Justin Chenette represents District 31 in the Maine Senate. FILE PHOTO

AUGUSTA — Legislation sponsored by State Sen. Justin Chenette, D-Saco, to reduce the outside influence of money in politics received approval from the Legislature’s Committee on Veterans and Legal Affairs. LD 54, “An Act To Limit the Influence of Lobbyists by Expanding the Prohibition on Accepting Political Contributions”LD 76, “An Act To Strengthen the Integrity of the Legislature,” and LD 256, “An Act To Ban the Use of Leadership Political Action Committees for Personal Profit,” now head to the full Maine House and Senate for further votes.

“Closing these loopholes will ensure high ethical standards for current and former elected officials,” said Chenette. “From tackling the revolving door of legislators becoming lobbyists to banning lobbyist contributions to sitting lawmakers, these needed reforms are part of a much-needed comprehensive overhaul of our campaign finance system.”

LD 54 would ban legislators, legislative candidates, the Governor, and gubernatorial candidates from accepting political contributions from lobbyists. Currently, the only ban in place is for elected officials while the legislature is in session. This bill expands the ban to year-round, making the ban permanent. It passed committee 5-4.

LD 76 was supported unanimously by the committee. As amended, the bill would close the loophole that allows former lawmakers to immediately become lobbyists after their legislative service. Under current law, former legislators are barred from lobbying for a full year after their service ends unless it is less than eight hours a month.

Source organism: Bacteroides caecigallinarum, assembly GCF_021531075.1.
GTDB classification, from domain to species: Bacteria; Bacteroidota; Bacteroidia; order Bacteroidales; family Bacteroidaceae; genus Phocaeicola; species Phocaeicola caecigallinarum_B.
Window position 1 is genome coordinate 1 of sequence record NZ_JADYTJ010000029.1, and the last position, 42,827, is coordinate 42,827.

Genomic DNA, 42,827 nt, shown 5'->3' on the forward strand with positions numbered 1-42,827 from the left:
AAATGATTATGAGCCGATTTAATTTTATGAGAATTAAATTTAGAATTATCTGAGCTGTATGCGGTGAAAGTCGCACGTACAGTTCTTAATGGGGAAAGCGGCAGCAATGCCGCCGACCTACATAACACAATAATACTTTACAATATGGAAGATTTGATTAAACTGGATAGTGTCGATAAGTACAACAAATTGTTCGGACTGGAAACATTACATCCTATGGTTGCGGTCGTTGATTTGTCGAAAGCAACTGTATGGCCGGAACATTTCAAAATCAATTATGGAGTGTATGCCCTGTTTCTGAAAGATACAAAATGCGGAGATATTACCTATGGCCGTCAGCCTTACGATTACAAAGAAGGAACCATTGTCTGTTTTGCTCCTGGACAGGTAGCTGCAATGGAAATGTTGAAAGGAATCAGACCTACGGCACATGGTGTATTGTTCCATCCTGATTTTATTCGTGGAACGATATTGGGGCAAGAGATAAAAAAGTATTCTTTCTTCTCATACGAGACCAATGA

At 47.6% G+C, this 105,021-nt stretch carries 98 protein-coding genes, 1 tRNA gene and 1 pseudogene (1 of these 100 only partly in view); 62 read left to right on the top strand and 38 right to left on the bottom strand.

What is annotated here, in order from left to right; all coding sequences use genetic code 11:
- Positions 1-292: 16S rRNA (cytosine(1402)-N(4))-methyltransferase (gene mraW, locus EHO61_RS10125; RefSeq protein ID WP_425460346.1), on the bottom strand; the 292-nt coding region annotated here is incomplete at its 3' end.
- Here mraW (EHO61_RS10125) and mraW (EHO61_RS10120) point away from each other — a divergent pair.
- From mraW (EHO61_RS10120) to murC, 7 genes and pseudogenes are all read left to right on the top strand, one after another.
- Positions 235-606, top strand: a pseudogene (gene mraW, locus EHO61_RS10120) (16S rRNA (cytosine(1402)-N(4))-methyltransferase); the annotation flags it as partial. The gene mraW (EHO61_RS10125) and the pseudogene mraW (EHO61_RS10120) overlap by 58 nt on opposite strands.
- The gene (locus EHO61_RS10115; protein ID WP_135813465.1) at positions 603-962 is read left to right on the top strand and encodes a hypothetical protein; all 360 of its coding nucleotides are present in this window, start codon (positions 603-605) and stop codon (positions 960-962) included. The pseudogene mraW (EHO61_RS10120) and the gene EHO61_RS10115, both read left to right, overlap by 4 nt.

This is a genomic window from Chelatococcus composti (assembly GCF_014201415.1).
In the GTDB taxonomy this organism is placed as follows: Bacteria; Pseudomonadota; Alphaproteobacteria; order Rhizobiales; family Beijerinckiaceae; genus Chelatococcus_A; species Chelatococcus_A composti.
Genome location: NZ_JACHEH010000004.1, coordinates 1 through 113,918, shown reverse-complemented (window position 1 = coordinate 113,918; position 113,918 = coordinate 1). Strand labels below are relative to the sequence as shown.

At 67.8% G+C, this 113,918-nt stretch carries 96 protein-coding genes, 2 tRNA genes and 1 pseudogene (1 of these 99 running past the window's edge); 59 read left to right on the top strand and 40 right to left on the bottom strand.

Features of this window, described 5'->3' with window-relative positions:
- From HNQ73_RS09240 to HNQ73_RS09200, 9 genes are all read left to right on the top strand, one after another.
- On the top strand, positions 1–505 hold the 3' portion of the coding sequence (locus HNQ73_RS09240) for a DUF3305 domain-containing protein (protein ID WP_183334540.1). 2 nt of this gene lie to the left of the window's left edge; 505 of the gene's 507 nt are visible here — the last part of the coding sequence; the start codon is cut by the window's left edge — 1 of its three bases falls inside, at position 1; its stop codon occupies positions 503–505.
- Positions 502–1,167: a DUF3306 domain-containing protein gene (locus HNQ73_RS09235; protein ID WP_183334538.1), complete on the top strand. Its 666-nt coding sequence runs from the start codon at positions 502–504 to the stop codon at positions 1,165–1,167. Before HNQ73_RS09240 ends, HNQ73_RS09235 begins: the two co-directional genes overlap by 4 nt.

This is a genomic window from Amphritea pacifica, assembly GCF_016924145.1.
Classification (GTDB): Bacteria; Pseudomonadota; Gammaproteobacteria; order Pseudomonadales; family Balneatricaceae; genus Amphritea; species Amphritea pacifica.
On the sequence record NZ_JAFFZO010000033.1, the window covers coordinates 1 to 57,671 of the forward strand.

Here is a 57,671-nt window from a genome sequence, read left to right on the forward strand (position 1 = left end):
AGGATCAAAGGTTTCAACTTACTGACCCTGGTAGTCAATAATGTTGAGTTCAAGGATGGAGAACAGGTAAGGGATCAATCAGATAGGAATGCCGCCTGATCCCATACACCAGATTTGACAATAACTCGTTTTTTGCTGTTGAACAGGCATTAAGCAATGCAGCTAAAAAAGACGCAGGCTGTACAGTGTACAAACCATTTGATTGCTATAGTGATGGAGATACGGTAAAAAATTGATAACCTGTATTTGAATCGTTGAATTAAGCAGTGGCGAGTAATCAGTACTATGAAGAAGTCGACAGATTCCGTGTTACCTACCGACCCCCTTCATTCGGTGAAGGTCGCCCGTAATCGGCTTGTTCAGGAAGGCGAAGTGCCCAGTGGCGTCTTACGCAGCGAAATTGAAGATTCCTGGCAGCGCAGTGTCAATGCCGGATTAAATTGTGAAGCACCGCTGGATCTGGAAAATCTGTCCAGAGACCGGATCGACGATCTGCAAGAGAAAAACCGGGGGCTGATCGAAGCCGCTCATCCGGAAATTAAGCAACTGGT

If passed, the bill would mean that legislators cannot engage in any amount of compensated lobbying for a full year regardless of the number of hours worked.

LD 256 would prevent legislators and candidates from using political contributions to their political action committee (PAC) as a loan to their private business. It would also bar individuals from commingling personal and PAC funds to avoid possible misuse. This bill received nearly a unanimous vote, 10-1, ought to pass as amended, with a new title for the bill: “An Act To Ensure the Responsible Operation of a Political Action Committee.”

“Lawmakers should be accountable to the people and communities they have the good fortune to represent in the Legislature. I first ran for office because I was tired of politicians being accountable to donors and special interests and not the working people they were supposed to represent,” said Maine Senate President Troy Jackson, D-Allagash. “Getting money out of politics is long overdue, and I applaud Sen. Chenette for leading the charge on this bill. I look forward to its passage before the full Legislature.”

Chenette’s campaign finance reform package is supported by the Maine Citizens for Clean Elections and Maine League of Women Voters.

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